Mainstream Nihilism

From the Coen Bros to Fincher to Tarantino, filmmakers on the verge of explosive popularity seemed interested in one thing: mind f*cking their audiences by putting characters in situations (and plot lines) beyond anyone’s control.

Feeling better about that walk down memory lane? Good. Enjoy the revival.


And revisit some important ’90s classics all this weekend during IFC’s ’90s Marathon. Check out the full schedule here.


Get Physical

DVDs are the new Vinyl

Portlandia Season 7 Now Available On Disc.

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GIFs via Giffy

In this crazy digital age, sometimes all we really want is to reach out and touch something. Maybe that’s why so many of us are still gung-ho about owning stuff on DVD. It’s tangible. It’s real. It’s tech from a bygone era that still feels relevant, yet also kitschy and retro. It’s basically vinyl for people born after 1990.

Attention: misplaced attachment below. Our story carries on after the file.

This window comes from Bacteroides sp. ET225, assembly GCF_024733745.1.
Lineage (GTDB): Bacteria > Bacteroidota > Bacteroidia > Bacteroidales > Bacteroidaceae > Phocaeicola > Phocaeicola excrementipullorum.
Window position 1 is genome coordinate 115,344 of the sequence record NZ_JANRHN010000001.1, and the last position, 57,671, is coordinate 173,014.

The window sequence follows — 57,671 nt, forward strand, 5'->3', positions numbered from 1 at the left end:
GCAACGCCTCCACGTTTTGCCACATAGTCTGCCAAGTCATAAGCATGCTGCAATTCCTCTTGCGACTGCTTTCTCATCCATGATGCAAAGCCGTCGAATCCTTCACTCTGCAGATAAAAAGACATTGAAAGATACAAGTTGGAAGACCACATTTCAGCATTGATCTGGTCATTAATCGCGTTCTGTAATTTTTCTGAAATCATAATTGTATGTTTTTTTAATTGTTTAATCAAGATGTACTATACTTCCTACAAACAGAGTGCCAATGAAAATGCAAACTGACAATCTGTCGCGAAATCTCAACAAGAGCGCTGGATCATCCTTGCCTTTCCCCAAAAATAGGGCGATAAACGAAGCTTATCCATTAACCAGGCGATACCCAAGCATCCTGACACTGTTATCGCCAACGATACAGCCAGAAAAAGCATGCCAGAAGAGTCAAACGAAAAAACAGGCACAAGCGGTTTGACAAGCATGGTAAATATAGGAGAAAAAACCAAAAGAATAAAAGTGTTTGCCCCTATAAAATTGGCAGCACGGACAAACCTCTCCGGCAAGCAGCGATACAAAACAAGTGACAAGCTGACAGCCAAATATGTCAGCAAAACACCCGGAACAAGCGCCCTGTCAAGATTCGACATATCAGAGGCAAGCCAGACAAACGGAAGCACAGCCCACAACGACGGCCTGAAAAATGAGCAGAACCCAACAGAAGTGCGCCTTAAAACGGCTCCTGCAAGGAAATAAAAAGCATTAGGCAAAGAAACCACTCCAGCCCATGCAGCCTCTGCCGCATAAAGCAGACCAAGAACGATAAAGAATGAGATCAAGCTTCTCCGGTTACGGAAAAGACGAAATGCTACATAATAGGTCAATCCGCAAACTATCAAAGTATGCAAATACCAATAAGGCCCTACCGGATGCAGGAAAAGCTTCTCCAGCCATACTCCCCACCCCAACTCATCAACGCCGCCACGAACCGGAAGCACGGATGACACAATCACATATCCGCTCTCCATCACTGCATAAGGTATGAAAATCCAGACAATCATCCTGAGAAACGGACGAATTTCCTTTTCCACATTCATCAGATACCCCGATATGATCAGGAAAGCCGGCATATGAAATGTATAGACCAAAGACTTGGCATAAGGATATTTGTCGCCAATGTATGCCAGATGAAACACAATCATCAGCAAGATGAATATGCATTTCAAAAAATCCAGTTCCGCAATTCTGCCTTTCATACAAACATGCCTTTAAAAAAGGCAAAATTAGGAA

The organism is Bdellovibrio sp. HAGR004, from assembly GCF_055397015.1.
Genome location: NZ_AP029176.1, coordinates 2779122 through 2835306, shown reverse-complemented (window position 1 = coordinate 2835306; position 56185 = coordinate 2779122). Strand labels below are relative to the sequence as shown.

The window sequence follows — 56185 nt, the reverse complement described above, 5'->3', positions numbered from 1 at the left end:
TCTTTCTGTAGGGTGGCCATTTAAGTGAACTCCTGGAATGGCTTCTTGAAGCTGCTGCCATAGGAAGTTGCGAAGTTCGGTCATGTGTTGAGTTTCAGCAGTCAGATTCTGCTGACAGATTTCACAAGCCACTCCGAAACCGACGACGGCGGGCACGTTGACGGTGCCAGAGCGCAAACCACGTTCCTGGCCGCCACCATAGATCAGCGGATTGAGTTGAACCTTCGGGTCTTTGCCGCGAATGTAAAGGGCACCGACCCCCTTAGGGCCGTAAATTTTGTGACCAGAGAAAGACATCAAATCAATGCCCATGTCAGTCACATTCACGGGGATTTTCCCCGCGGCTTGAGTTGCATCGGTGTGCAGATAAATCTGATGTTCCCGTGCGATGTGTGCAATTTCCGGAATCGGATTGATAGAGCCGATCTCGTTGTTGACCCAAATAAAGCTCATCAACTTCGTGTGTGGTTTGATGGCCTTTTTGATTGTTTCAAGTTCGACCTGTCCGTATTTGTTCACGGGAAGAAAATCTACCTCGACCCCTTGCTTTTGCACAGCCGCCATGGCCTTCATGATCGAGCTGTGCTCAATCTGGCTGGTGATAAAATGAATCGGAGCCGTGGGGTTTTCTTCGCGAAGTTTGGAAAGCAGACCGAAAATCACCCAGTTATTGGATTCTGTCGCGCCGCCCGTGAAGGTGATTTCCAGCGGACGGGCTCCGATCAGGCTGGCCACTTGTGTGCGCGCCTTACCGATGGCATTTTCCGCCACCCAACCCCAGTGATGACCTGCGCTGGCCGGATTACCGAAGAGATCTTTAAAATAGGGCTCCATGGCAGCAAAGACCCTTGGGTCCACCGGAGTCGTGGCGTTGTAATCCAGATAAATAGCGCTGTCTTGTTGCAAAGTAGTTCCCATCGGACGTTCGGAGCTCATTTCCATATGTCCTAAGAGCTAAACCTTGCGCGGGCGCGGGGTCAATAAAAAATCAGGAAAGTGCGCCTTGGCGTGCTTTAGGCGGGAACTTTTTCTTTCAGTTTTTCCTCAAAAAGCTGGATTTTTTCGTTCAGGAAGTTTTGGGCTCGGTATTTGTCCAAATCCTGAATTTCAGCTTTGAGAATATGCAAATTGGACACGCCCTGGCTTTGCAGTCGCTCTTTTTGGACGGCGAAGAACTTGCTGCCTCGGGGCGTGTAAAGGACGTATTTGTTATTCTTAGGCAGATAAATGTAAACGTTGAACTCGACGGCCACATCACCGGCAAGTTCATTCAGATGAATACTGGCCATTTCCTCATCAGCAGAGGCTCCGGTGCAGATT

Inevitably we all have that friend whose love of the disc is so absolutely repellent that he makes the technology less appealing. “The resolution, man. The colors. You can’t get latitude like that on a download.” Go to hell, Tim.

Yes, Tim sucks, and you don’t want to be like Tim, but maybe he’s onto something and DVD is still the future. Here are some benefits that go beyond touch.

It’s Decor and Decorum

With DVDs and a handsome bookshelf you can show off your great taste in film and television without showing off your search history. Good for first dates, dinner parties, family reunions, etc.


Forget Public Wifi

Warm up that optical drive. No more awkwardly streaming episodes on shady free wifi!



Internet service goes down. It happens all the time. It could happen right now. Then what? Without a DVD on hand you’ll be forced to make eye contact with your friends and family. Or worse – conversation.


Self Defense

You can’t throw a download like a ninja star. Think about it.


If you’d like to experience the benefits DVD ownership yourself, Portlandia Season 7 is now available on DVD and Blue-Ray.